Johann Olav Koss

Ashoka Fellow
Canada
Fellow Since 2009

When I started Right To Play, the biggest focus was to provide as many children as possible with access to our child-centered, play-based programs. Then, there were 37,000 children in our programs. Now, 15 years later, we’re reaching over one million children every single week. This evolution has created many changes, including one for me. Last summer, I shifted into a strategic planning and fundraising role to help shape the development of our programs, while expanding our donor network. This has allowed Kevin Frey to step into the role of CEO. This transition has also allowed me to focus on setting and achieving new goals to strengthen our work.

One of these goals is to significantly increase the number of children and young people we reach over the next three years. By entering the classrooms of schools in Africa, Asia, and the Middle East, we are making great strides in this direction. We are empowering teachers to learn our play-based methodologies and tailor their lesson plans and classroom demands to the needs of the students—all to engage more children in a quality education. Because of generous and unwavering support all over the world, we see the impact our work is having in our programs in 20 countries. Our supporters are helping us transform children’s lives to overcome adversity, keep themselves safe and healthy, build stronger relationships and stay in school. My work continues to focus on constant evolution and positive change in children's lives to enable them to become changemakers themselves.

This description of Johann Olav Koss's work was prepared when Johann Olav Koss was elected to the Ashoka Fellowship in 2009.
Introduction
Through "Right To Play," an athlete-driven international organization, Johann Olav Koss is working with children, youth and adult coaches in some of the most difficult circumstances in the world, such as refugee camps. His programs aim at bringing about behavioral changes and enhancing children's holistic development through the medium of sport and other games. Having expanded his programs to 23 countries, Johann is now leveraging his experience and organizational capacity by working with the UN to include sports in the Millennium Development Goals, and by helping national governments include sport in their social development policies.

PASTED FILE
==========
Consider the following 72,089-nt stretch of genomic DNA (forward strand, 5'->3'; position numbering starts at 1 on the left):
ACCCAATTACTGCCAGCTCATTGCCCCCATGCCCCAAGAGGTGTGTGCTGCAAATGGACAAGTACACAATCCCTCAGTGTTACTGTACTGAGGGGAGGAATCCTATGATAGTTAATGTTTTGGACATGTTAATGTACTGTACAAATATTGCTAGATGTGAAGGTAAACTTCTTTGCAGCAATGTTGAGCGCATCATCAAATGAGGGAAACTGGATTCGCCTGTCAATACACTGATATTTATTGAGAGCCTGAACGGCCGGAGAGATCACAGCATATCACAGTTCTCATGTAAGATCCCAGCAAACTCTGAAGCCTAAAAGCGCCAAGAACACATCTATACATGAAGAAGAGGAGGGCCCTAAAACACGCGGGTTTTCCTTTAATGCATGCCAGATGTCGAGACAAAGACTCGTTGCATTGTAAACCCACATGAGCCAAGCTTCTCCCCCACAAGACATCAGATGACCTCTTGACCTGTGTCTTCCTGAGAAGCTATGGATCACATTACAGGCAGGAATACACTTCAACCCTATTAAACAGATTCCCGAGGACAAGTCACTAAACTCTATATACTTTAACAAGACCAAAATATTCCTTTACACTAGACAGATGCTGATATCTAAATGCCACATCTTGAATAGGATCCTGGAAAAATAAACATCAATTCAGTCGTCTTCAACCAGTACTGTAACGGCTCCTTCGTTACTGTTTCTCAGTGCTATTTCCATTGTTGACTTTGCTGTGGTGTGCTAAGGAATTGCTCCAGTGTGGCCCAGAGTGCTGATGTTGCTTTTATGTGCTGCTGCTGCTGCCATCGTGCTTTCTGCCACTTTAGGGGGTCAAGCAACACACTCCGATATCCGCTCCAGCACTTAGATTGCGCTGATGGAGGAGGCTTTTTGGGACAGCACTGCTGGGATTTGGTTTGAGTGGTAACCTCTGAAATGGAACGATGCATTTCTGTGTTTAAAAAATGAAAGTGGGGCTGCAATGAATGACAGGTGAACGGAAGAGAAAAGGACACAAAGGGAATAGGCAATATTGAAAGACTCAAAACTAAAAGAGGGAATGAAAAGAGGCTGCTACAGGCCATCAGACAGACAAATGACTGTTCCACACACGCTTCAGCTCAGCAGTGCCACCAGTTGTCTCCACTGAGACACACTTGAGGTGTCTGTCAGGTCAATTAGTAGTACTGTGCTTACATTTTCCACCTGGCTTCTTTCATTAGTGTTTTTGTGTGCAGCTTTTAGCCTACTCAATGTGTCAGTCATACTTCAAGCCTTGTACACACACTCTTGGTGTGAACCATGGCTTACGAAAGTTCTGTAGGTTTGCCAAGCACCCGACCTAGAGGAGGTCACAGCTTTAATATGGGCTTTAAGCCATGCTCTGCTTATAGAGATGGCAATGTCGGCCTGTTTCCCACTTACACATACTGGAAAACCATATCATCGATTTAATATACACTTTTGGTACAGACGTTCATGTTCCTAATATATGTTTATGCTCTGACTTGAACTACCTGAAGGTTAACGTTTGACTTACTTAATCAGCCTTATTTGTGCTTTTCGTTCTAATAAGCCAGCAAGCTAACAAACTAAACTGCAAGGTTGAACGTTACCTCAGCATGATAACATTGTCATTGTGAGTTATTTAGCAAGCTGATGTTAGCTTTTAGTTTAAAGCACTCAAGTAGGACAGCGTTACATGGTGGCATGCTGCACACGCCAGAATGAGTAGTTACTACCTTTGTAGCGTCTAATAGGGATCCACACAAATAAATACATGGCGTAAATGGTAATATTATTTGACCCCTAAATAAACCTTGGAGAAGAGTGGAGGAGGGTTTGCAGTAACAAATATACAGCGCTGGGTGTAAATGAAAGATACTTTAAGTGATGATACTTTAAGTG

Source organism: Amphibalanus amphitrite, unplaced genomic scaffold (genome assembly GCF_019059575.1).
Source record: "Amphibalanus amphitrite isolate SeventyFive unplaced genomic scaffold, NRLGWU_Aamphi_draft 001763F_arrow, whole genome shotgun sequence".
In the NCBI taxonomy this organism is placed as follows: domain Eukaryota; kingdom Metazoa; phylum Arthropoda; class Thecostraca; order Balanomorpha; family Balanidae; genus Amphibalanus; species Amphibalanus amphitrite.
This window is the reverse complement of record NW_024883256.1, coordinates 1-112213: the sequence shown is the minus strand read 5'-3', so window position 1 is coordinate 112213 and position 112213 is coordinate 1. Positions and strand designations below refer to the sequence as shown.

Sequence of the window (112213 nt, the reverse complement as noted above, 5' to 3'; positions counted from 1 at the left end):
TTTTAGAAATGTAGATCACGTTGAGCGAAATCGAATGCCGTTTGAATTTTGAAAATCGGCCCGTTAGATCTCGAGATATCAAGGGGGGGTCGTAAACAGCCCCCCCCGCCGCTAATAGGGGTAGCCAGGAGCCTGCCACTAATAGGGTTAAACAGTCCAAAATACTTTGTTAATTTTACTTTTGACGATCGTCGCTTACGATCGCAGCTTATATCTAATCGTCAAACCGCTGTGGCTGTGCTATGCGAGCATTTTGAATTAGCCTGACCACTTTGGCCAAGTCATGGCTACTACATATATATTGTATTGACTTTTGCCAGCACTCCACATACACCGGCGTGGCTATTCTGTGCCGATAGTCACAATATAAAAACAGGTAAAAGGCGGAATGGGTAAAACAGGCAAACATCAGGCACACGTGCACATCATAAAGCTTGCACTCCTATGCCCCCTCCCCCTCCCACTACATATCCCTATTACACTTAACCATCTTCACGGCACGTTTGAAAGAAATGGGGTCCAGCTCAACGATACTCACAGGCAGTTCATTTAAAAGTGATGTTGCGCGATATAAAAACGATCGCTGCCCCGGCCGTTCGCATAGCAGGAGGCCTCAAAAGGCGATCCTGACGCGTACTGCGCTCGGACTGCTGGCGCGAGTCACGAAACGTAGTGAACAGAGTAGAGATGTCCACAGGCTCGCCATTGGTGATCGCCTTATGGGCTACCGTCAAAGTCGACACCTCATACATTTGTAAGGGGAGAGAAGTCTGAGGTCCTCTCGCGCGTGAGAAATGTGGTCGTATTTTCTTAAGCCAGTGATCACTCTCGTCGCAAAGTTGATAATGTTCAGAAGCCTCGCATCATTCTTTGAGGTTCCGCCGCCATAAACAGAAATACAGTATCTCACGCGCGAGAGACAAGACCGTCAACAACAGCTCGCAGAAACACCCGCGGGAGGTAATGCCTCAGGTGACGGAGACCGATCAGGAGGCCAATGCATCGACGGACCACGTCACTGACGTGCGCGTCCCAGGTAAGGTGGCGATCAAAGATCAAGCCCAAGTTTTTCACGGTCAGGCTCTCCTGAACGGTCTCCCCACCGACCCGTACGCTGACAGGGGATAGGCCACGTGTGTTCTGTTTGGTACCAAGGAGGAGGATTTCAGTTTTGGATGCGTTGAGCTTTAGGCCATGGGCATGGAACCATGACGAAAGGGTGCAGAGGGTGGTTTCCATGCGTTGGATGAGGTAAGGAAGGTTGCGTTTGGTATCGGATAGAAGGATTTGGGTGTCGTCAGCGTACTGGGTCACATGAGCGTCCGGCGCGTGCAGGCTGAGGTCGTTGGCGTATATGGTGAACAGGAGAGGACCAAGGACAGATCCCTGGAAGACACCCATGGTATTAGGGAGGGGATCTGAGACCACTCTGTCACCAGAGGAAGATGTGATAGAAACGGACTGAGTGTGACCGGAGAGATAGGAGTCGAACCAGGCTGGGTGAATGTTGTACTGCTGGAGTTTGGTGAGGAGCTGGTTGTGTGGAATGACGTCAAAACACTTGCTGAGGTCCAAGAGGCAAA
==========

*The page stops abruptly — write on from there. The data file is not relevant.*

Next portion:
The New Idea
The Problem
The Strategy
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Updates

When I started Right To Play, the biggest focus was to provide as many children as possible with access to our child-centered, play-based programs. Then, there were 37,000 children in our programs. Now, 15 years later, we’re reaching over one million children every single week. This evolution has created many changes inclusive of one for me. Last summer, I shifted into a strategic planning and fundraising role to help shape the development of our programs, while expanding our donor network. This has allowed Kevin Frey to step into the role of CEO. This transition has also allowed me to focus on setting and achieving new goals to strengthen our work. One of these goals is to significantly increase the number of children and young people we reach over the next three years. By entering the classrooms of schools in Africa, Asia and the Middle East, we are making great strides in this direction. We are empowering teachers to learn our play-based methodologies and tailor their lesson plans and classroom demands to the needs of the students—all to engage more children in a quality education. Because of generous and unwavering support all over the world, we see the impact our work is having in our programs in 20 countries. Our supporters are helping us transform children’s lives to overcome adversity, keep themselves safe and healthy, build stronger relationships and stay in school. My work continues to focus on constant evolution and positive change in children's lives to enable them to become changemakers themselves. 

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